The IMF increased its US growth forecast a whopping 0.6 points from October to 2.5 percent. Photograph:( Reuters )
International Monetary Fund's World Economic Outlook data released on Monday revised the global growth rate upwards to 3.9 per cent in both 2018 and 2019 while India's growth projection has been pegged at 7.4 per cent for 2018 and 7.8 per cent for 2019 respectively.
Global economies are recovering simultaneously and at a stronger pace, and will get at least a short-term boost from the US tax cuts, the IMF said.
In the latest update to the IMF's World Economic Outlook, nearly all the forecasts for 2018 and 2019 were revised upward compared to the October edition.
However, the fund warns that exuberant financial markets could be due for a reversal.
The global economy is now expected to grow 3.9 percent this year and next, two-tenths higher than the previous estimate, and up from 3.7 percent in 2017.
Advanced economies are seeing solid simultaneous growth, and the US tax reform passed just before Christmas will have a measurable effect, at least for a couple of years.
"The revision reflects increased global growth momentum and the expected impact of the recently approved the US tax policy changes," the IMF said.
"Some 120 economies, accounting for three-quarters of world GDP, have seen a pickup in growth in year-on-year terms in 2017, the broadest synchronized global growth upsurge since 2010."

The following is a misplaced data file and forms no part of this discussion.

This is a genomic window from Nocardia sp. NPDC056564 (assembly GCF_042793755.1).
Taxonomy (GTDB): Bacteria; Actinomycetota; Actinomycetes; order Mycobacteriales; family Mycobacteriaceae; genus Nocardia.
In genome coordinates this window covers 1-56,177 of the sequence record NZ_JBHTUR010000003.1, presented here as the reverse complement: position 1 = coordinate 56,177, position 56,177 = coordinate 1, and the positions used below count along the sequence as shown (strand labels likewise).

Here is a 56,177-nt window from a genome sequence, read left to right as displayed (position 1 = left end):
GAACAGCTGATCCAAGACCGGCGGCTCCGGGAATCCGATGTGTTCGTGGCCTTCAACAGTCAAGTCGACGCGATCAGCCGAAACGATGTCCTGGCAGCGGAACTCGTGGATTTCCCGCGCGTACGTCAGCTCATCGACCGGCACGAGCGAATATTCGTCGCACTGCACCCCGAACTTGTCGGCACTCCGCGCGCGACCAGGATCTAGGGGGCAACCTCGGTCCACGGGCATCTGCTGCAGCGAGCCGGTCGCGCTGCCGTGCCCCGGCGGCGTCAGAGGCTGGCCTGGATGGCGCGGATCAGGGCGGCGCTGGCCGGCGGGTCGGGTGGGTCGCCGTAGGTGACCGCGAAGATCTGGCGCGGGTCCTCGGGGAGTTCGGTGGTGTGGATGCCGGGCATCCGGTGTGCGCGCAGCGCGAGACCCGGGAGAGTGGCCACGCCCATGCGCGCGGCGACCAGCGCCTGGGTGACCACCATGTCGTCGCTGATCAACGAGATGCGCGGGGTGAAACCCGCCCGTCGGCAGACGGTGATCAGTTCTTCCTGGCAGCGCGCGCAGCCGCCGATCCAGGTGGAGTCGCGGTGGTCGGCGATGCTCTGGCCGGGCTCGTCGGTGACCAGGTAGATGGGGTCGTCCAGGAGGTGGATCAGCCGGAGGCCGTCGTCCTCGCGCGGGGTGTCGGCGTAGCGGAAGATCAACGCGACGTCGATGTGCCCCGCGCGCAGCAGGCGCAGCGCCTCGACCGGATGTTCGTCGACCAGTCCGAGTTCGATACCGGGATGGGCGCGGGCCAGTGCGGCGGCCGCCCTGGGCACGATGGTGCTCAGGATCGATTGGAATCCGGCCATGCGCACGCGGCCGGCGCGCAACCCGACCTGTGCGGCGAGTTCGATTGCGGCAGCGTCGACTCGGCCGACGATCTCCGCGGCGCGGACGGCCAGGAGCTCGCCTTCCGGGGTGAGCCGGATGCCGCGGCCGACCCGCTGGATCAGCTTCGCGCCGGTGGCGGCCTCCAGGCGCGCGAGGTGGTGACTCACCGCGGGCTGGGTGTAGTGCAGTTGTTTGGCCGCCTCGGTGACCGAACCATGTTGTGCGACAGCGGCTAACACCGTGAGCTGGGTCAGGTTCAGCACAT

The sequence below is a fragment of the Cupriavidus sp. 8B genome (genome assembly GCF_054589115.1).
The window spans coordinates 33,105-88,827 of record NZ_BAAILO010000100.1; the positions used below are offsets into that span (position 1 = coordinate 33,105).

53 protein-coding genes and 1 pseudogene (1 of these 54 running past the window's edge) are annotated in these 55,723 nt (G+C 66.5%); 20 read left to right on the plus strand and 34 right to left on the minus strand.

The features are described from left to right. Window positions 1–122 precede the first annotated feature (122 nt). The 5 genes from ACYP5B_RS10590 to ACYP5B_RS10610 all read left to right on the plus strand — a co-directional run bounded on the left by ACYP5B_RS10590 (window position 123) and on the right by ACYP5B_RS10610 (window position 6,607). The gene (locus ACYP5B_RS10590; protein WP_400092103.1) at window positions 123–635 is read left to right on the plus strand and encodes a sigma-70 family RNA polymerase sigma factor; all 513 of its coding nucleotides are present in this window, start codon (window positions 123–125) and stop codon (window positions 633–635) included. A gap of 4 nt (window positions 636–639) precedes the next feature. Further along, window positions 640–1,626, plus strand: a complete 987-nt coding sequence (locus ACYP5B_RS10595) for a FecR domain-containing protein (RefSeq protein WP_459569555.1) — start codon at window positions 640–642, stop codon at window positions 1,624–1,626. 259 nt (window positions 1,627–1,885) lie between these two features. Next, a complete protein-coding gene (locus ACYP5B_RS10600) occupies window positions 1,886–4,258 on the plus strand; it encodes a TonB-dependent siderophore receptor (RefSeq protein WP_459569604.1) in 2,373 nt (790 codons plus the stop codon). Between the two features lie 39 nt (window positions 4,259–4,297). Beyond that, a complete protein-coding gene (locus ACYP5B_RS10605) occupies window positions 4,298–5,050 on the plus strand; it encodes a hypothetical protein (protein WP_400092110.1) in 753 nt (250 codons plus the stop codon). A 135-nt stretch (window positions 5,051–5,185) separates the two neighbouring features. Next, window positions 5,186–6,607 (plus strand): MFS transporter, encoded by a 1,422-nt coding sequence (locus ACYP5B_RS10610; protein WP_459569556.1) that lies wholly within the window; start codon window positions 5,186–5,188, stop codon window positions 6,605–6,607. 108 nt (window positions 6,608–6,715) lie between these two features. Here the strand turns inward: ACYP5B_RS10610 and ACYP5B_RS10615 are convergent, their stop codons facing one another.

And for 2019, the IMF increased its US growth forecast a whopping 0.6 points from October to 2.5 percent.
The corporate tax cuts are seen driving investment, which could add growth of 1.2 percent to the US economy through 2020, while also contributing to the faster expansion in US trading partners like Mexico.
The UK economy, facing separation from the European Union, was also one of the very few that did not see an upward revision. The 2018 forecast was unchanged at 1.5 percent.
Japan saw a rare and large upgrade of five-tenths for this year to 1.2 percent.
China saw a more modest improvement of just one-tenth to 6.6 percent.
"The current cyclical upswing provides a unique opportunity for structural and governance reforms," the IMF said, adding, "policymakers should guard against the temptation to defer reforms and budgetary adjustments for later."